If you are a closer to beginning player,
you're here because you're ready to get
used to spiccato and
different kinds of off the string playing,
and if you're a more advanced player,
you may be here because I said you've
forgotten about the different kinds of off
the string playing and you need to play
Jingle Bells to brush up.
Cuz this is a great one to help us
two different kinds of off the string
playing, ones where the,
the kind where you set the bow first,
which is the same as the collé stroke.
And spiccato, where you're not setting the
bow in between the notes,
so, pretty simply, these are the different
First, the one where you set the bow
because you have time.
And the one where you don't have time.
The problem is there are pieces that
are written in a speed and a tempo that's
kinda in between those two and
you may not be sure which one you wanna
So it's important to make a decision and
go with it [LAUGH] because you get into
all kinds of trouble.
When you take the bow off the string and
you don't have a plan for
how you're gonna play once it's off.
So this is a great way you play the slow
version of Jingle Bells,
you play the fast version of Jingle Bells,
and you get to work both kinds and be very
clear how you do them.
So in the slow version of Jingle Bells,
you have time in between the eighth notes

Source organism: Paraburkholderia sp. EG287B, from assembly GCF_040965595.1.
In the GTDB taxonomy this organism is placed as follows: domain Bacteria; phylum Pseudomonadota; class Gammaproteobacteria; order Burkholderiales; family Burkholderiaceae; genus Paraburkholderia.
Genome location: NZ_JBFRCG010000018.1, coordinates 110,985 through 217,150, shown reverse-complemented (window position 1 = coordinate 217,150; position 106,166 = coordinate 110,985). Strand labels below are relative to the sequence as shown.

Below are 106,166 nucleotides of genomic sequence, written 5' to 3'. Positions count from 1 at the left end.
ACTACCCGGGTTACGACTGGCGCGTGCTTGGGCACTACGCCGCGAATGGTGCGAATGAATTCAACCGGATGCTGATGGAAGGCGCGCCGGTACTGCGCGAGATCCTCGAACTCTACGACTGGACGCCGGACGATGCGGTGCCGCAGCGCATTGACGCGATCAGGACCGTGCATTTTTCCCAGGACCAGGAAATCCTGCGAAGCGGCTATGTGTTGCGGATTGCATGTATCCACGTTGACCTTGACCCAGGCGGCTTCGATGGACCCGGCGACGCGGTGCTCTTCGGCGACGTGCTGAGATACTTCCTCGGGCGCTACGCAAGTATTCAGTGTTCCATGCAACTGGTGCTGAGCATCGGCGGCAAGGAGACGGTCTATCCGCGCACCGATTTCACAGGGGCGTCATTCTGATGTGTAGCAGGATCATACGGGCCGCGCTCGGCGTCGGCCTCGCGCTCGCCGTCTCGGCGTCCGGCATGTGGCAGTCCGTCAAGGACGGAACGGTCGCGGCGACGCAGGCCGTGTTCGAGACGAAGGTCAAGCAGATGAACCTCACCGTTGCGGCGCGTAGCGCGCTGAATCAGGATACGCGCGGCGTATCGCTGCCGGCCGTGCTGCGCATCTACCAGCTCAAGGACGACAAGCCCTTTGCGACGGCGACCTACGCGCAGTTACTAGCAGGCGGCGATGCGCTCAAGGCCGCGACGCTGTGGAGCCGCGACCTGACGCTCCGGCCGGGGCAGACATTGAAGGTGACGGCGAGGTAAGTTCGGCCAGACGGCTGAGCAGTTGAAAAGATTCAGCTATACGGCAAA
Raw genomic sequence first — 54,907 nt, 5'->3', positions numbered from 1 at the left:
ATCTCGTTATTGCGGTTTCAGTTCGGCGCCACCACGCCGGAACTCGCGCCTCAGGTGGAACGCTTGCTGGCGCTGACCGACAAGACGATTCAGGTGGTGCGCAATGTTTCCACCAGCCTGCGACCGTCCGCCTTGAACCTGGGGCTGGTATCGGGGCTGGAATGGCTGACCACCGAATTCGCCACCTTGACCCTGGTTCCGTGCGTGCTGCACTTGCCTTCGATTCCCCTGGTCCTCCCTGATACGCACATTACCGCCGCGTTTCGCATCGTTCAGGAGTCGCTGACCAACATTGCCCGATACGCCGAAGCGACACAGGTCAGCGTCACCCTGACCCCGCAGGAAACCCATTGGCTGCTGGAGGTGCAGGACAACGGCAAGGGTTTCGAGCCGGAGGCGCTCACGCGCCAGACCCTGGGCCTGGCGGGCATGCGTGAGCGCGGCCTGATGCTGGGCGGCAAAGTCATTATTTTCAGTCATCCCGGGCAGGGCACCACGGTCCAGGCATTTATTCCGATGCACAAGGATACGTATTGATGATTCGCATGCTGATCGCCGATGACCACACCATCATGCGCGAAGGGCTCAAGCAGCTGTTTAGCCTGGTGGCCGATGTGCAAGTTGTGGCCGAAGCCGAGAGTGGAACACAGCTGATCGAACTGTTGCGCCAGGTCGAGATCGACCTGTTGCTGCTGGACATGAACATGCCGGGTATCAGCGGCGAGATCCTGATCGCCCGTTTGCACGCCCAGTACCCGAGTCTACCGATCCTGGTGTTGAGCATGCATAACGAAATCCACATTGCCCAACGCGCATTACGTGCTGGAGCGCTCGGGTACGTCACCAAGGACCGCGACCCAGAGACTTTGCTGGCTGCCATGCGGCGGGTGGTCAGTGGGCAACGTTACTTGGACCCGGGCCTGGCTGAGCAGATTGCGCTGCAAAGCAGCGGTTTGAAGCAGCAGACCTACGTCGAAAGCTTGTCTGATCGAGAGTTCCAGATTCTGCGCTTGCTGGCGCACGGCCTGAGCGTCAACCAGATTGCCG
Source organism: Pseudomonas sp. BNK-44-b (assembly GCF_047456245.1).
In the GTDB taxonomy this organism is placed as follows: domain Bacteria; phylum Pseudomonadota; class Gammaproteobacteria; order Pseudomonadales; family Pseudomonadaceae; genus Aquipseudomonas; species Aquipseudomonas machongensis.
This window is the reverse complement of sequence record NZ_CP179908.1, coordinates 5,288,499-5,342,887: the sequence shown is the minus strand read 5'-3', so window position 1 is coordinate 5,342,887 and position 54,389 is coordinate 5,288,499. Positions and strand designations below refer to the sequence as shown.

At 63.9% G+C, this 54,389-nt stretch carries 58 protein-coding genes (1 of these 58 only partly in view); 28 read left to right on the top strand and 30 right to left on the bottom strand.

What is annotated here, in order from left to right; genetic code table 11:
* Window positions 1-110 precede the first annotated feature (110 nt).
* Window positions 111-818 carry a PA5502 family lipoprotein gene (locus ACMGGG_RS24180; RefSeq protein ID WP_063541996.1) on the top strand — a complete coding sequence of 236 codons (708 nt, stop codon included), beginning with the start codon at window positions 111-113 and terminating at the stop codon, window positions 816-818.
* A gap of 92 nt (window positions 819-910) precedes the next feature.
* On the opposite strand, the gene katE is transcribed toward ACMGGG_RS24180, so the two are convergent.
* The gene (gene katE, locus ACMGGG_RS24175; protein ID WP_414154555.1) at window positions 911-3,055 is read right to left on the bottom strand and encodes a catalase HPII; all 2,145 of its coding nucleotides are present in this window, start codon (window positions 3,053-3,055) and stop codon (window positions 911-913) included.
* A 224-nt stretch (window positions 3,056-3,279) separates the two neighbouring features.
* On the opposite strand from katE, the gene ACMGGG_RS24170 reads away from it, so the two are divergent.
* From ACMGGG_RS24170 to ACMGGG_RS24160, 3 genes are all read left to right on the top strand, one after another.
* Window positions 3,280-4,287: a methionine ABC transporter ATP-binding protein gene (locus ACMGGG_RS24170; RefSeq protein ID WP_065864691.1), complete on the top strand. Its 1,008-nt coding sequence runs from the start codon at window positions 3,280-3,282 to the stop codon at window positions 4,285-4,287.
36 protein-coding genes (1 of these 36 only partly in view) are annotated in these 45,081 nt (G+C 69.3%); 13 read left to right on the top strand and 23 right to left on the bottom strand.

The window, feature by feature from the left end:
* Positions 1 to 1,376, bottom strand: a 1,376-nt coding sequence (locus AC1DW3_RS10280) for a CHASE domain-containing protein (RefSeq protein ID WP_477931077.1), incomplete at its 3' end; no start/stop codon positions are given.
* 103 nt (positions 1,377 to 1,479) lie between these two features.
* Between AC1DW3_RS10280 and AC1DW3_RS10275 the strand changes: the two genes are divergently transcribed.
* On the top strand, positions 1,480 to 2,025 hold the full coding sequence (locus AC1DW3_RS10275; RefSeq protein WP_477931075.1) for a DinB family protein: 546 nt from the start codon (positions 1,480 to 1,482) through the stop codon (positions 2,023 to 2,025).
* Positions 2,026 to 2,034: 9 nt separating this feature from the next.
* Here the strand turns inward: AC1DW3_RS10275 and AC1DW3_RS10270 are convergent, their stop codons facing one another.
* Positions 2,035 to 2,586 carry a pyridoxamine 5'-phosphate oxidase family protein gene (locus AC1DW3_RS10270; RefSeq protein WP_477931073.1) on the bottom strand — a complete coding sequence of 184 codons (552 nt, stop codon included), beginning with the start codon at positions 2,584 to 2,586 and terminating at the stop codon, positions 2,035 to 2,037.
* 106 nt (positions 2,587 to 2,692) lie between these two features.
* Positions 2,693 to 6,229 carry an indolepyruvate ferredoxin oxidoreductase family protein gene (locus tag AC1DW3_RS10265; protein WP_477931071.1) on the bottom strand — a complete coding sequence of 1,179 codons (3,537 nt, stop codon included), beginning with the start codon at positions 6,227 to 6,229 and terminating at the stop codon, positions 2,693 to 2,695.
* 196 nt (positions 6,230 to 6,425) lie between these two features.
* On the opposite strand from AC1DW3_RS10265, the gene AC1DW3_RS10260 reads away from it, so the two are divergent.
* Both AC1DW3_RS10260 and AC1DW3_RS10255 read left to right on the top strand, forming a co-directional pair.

to set up your collé.
Now I leave the bow.
I leave it again.
So at the end of those long notes
there is no need to pick up the bow but
in between the runs of eighth notes,
I have time to set it.
And so that's what I'm doing.
And when we get into the main tune, the
chorus of Jingle Bells.
it's the same thing.
After a long note, I don't need to pick
the bow up.
I pick the bow up in-between eighth notes
so that I can get my finger articulation.
Now, in the fast version,
I'm not gonna have time in-between the
eighth notes to set it.
So some people find that actually easier.
I always start from the string with the
you know, the collé type of articulation.
But after that I don't set the bow in
So, in all of that I've only had
one true articulation from the string and
that's the very first note.
And that's gonna hold true for quite a
So once you kinda get into
that rhythm it's quite easy.
You, you don't have to set the bow so you
don't worry about it.
And again, that's something that more
advanced players often forget.
They're concerned with getting back to the
getting articulation and if you don't have
time, you don't have time.
So you just let the bow have its natural
bounce and that's spiccato.
So I'll be interested to see your
submissions here to see how well you
understand that, and my hope is that
you're going to find the natural bounce,
the natural spiccato of the bow pretty
easy and natural when you're not
trying to pick it up from the string
because the bow wants to bounce.
[SOUND] It just takes some practice to let
do it on it's own without getting in the